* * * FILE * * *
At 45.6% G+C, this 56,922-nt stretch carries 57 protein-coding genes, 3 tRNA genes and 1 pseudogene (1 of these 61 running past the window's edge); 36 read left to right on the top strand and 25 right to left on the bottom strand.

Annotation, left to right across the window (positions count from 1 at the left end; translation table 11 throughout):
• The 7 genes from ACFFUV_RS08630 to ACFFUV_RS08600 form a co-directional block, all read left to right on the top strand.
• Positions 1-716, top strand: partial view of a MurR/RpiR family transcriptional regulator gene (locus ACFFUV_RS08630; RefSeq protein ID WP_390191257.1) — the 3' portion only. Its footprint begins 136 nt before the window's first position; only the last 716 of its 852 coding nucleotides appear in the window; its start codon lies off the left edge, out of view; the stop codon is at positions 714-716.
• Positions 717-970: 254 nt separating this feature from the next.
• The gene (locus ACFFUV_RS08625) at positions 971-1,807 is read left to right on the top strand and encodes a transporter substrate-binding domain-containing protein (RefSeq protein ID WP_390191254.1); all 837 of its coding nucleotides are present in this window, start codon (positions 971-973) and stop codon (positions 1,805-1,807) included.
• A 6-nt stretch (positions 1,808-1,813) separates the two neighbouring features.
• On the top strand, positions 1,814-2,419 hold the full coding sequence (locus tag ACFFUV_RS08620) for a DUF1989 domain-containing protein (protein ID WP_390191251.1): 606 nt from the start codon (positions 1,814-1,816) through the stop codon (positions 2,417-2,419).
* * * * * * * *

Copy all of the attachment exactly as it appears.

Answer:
At 45.6% G+C, this 56,922-nt stretch carries 57 protein-coding genes, 3 tRNA genes and 1 pseudogene (1 of these 61 running past the window's edge); 36 read left to right on the top strand and 25 right to left on the bottom strand.

Annotation, left to right across the window (positions count from 1 at the left end; translation table 11 throughout):
• The 7 genes from ACFFUV_RS08630 to ACFFUV_RS08600 form a co-directional block, all read left to right on the top strand.
• Positions 1-716, top strand: partial view of a MurR/RpiR family transcriptional regulator gene (locus ACFFUV_RS08630; RefSeq protein ID WP_390191257.1) — the 3' portion only. Its footprint begins 136 nt before the window's first position; only the last 716 of its 852 coding nucleotides appear in the window; its start codon lies off the left edge, out of view; the stop codon is at positions 714-716.
• Positions 717-970: 254 nt separating this feature from the next.
• The gene (locus ACFFUV_RS08625) at positions 971-1,807 is read left to right on the top strand and encodes a transporter substrate-binding domain-containing protein (RefSeq protein ID WP_390191254.1); all 837 of its coding nucleotides are present in this window, start codon (positions 971-973) and stop codon (positions 1,805-1,807) included.
• A 6-nt stretch (positions 1,808-1,813) separates the two neighbouring features.
• On the top strand, positions 1,814-2,419 hold the full coding sequence (locus tag ACFFUV_RS08620) for a DUF1989 domain-containing protein (protein ID WP_390191251.1): 606 nt from the start codon (positions 1,814-1,816) through the stop codon (positions 2,417-2,419).